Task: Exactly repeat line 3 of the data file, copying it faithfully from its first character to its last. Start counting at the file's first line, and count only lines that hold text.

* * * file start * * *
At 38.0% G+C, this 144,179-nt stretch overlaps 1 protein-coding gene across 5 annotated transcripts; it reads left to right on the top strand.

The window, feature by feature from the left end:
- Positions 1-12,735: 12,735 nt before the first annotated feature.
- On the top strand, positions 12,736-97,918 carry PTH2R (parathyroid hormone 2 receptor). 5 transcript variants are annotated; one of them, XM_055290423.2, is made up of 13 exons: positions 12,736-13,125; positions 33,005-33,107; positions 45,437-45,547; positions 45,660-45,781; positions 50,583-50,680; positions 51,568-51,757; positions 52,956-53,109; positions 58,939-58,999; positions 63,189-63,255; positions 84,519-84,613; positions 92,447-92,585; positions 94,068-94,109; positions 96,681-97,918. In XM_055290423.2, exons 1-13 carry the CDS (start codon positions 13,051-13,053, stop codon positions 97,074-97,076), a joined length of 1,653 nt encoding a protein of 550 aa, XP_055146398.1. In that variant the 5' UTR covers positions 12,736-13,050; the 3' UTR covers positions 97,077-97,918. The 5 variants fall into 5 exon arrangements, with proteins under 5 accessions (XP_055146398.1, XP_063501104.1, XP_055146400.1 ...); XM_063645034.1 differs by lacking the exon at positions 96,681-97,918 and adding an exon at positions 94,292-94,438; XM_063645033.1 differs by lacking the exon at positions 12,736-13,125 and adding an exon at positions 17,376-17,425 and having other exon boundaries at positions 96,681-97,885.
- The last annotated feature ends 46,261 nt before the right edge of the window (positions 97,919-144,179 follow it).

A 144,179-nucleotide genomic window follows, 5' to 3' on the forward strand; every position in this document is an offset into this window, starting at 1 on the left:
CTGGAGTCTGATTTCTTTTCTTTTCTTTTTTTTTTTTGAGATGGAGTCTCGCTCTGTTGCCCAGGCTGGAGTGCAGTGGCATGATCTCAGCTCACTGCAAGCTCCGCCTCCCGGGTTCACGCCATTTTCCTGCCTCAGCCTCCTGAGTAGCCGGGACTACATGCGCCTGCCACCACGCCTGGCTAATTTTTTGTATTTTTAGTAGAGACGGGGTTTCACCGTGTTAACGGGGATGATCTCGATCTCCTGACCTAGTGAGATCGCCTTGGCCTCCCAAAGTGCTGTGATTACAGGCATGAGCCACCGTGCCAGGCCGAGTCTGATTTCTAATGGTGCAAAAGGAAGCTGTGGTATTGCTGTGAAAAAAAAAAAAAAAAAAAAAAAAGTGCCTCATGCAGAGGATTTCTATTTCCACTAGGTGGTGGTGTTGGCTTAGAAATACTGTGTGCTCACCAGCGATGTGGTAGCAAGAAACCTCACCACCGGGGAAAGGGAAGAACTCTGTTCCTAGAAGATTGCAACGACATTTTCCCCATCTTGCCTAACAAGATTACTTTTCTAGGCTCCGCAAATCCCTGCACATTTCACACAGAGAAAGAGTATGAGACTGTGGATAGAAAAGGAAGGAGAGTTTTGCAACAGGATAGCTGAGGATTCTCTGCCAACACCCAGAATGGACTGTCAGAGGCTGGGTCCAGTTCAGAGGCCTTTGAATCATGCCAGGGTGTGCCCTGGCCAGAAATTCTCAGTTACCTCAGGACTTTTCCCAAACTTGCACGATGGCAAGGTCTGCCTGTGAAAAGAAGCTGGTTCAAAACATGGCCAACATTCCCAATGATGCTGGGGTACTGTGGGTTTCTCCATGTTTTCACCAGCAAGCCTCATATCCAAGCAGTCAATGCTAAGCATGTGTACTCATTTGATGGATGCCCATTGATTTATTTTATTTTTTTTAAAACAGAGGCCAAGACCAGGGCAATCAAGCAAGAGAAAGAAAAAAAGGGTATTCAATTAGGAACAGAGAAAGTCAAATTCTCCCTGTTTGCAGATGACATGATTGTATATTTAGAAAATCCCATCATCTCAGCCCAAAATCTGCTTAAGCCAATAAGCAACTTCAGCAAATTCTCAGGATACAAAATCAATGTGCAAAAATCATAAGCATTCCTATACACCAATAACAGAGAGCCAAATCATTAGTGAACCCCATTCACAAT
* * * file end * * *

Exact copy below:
- Positions 1-12,735: 12,735 nt before the first annotated feature.